Gardening is a rewarding hobby in many ways. It is great for one’s physical health, as it gets the body moving and the muscles working hard, and the end result is an abundance of healthy vegetables and fruits to eat. Gardening has also been found to make people happy and reduce depression; just getting your hands dirty in garden soil can increase serotonin levels. Aside from the many physical and mental health benefits gardening offers, it can also help families and individuals reduce their grocery bills and save money. With inflation rates on the rise and the cost of groceries increasing, starting a garden may be the relief your wallet needs! Gardening projects and backyard landscaping costs don’t have to break the bank; read on for budget small garden ideas to save money when planting an herb or vegetable garden or updating the landscape with blooming flower beds.
As you read through gardening articles and how-tos, you’ll come across a lot of new terminology. Below are some common terms and phrases to know when getting into gardening. You will also find a gardening tools list that includes the best gardening tools every gardener should own. Get the whole family involved with a set of kids’ gardening tools as well!
Gardening Terminology Every Gardener Should Know
- Annuals are plants with a life cycle that lasts for just one growing season before they flower, set seed, and die.
- Biennials are plants with a life cycle that lasts for two growing seasons. In the first growing season, they will produce vegetation, while the second growing season is when they flower and set seed before dying.
- Perennials are plants that grow back year after year. For some, the above-ground vegetation may die off during the winter, but the roots remain alive and allow it to grow back the following year.
- Pollination is when a flower is fertilized by pollen, an essential part of the plant reproduction process.
- Pollinators are things that help transfer pollen between plants and flowers, such as bees, butterflies, birds, bats, insects, humans, and the wind.
- Bolting is a term used for a plant that has begun to flower and go to seed, causing the taste and texture of the plant to worsen.
- Companion Planting is when certain combinations of plants are grown near each other to provide each other with benefits, such as deterring pests, attracting beneficial insects, and providing shade.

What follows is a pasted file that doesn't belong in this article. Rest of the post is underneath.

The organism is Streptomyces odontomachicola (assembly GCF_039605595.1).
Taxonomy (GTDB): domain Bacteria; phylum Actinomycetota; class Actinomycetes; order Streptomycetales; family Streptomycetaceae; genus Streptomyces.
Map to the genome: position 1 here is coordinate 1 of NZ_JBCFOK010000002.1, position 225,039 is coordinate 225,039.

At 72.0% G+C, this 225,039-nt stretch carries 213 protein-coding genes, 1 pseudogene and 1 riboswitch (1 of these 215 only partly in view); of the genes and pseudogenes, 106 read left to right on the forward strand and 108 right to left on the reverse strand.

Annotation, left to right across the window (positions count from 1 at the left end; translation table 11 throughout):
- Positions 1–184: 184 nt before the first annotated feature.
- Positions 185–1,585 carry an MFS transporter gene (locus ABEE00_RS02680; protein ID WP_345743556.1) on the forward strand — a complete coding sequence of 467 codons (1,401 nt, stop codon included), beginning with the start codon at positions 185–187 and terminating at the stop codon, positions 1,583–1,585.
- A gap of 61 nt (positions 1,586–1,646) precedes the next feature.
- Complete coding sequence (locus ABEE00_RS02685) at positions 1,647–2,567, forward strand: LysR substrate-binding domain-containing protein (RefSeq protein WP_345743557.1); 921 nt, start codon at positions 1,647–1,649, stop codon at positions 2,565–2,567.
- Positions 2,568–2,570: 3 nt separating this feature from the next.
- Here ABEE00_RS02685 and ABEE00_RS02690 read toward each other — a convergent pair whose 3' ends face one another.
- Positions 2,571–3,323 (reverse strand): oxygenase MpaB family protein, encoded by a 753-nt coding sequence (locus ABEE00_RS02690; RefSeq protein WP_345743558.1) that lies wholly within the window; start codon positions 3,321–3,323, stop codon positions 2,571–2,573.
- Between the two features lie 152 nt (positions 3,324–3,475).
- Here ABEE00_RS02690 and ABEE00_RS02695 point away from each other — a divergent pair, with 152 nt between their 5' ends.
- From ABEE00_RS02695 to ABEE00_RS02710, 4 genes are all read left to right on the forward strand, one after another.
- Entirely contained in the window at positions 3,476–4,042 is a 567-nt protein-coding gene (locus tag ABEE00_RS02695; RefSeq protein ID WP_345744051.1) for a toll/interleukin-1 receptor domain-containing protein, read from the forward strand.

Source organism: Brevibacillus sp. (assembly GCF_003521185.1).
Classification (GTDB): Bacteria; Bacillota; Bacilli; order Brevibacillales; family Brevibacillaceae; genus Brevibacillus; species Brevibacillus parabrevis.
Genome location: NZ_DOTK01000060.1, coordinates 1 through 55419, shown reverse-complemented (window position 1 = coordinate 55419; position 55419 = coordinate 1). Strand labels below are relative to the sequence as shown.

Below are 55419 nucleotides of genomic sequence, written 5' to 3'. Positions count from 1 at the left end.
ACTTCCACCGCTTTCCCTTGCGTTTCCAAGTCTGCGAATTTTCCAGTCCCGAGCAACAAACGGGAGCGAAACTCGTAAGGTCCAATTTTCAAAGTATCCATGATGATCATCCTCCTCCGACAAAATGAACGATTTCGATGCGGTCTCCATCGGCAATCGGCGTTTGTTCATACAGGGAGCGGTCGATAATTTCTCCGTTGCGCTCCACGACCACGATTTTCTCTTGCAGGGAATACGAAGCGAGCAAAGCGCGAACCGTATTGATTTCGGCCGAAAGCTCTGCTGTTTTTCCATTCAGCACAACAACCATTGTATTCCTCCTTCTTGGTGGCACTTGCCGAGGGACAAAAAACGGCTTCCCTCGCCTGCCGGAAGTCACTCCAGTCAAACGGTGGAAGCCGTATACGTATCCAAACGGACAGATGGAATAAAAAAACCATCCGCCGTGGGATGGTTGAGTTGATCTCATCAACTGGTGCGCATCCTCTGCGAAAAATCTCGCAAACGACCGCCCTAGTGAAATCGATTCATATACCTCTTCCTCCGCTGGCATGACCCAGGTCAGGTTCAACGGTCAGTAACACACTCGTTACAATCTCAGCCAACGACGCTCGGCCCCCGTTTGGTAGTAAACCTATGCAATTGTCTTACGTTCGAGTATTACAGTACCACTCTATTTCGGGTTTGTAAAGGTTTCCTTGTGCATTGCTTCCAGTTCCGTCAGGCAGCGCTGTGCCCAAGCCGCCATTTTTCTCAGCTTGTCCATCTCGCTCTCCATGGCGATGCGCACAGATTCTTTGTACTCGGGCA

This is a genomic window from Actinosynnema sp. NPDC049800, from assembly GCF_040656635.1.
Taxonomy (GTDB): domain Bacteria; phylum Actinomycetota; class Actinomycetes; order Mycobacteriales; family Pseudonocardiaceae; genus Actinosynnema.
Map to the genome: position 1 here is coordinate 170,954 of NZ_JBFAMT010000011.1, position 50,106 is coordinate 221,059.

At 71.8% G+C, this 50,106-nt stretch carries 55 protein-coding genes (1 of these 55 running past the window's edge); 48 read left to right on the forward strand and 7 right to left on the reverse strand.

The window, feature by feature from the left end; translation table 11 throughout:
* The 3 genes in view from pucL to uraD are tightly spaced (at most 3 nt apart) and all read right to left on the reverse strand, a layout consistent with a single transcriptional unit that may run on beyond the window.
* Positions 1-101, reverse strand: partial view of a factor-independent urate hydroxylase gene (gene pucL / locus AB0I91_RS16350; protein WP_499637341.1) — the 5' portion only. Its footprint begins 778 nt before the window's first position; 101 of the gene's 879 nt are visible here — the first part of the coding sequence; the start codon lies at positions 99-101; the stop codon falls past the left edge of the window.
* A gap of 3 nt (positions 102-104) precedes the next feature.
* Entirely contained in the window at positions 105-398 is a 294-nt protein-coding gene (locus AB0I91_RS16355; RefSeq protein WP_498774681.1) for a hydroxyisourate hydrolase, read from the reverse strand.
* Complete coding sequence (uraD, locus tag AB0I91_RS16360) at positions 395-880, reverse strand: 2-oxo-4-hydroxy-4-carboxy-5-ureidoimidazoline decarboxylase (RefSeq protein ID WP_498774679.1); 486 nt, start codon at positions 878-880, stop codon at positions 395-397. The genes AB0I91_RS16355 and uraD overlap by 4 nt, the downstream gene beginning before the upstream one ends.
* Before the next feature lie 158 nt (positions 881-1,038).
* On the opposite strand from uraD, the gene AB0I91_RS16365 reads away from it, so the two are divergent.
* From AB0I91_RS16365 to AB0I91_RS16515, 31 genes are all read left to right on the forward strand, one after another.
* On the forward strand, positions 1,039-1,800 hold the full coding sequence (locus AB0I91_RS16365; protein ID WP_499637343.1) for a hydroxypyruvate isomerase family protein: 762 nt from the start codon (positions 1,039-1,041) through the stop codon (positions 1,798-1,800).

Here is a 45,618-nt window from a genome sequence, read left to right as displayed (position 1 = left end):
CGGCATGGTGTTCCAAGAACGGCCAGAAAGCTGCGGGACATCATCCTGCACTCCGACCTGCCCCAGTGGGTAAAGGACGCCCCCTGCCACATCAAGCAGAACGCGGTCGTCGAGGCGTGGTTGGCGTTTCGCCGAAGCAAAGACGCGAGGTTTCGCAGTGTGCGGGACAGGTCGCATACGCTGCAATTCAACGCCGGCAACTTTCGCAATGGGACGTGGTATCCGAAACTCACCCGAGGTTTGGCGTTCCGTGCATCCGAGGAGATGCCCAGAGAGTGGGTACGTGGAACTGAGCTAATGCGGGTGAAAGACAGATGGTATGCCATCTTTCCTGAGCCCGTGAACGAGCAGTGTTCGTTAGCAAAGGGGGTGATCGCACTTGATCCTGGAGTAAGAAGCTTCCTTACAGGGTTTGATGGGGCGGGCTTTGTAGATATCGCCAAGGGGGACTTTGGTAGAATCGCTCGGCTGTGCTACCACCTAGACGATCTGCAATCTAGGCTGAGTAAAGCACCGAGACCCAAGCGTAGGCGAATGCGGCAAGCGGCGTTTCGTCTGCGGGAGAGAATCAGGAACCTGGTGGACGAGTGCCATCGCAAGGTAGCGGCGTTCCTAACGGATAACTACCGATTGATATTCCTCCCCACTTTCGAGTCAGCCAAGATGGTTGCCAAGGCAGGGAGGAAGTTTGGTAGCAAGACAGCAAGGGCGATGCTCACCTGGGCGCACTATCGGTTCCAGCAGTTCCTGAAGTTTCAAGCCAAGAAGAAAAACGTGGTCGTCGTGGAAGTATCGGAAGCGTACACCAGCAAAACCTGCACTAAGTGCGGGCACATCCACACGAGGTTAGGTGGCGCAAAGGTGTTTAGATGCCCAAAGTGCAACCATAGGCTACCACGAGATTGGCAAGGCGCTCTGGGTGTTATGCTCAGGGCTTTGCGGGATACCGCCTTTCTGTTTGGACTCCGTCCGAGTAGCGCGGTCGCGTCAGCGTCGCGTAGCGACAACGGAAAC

- Aeration means loosening the soil to improve drainage and air flow.
- Beneficial Insects are good for the garden and keep the bad garden bugs away; they include bees, ladybugs, green lacewings, parasitic wasps, and praying mantises.
- Compost is nutrient-rich decayed organic matter that is very beneficial for the soil and plants in a garden. It can be made from kitchen scraps, garden waste, leaves, or straw.
- Crop Rotation is when the types of crops that are grown in each section of the garden are rotated from one growing season to the next, which helps to improve soil health and lessen the amount of plant disease and pests.
- Deadheading is the act of removing dying flowers from plants to encourage more blooms.
- Direct Sowing is when seeds are planted directly in the garden soil, rather than being started in a small container and later transplanted to the garden.
- Germination is when a seed breaks from dormancy and a new seedling sprouts and begins to grow.
- Mulch is a material made from decaying organic matter that is spread around a plant to insulate and enrich the soil.
- Tilling is a way of preparing the soil for planting by digging and overturning it.
- N-P-K stands for nitrogen, phosphorus, and potassium, the three macronutrients that are essential for a plant to grow healthy and strong
What to Include in Your Gardening Tool Set
- Gardening gloves — protect hands from thorns and keep them clean of sap, dirt, and other debris
- Pruning shears — used to cut back unruly plants and cut through thick stems and branches
- Hand trowel — gardening hand tool used to transplant plants and easily dig up weeds
- Spade — short-handed shovel used to dig holes for plants and move small piles of dirt and as an edging tool for gardens
- Garden fork — used to turn soil and dig into denser soil
- Hoe — gardening tool used to prepare garden and flower beds and cut back thick weeds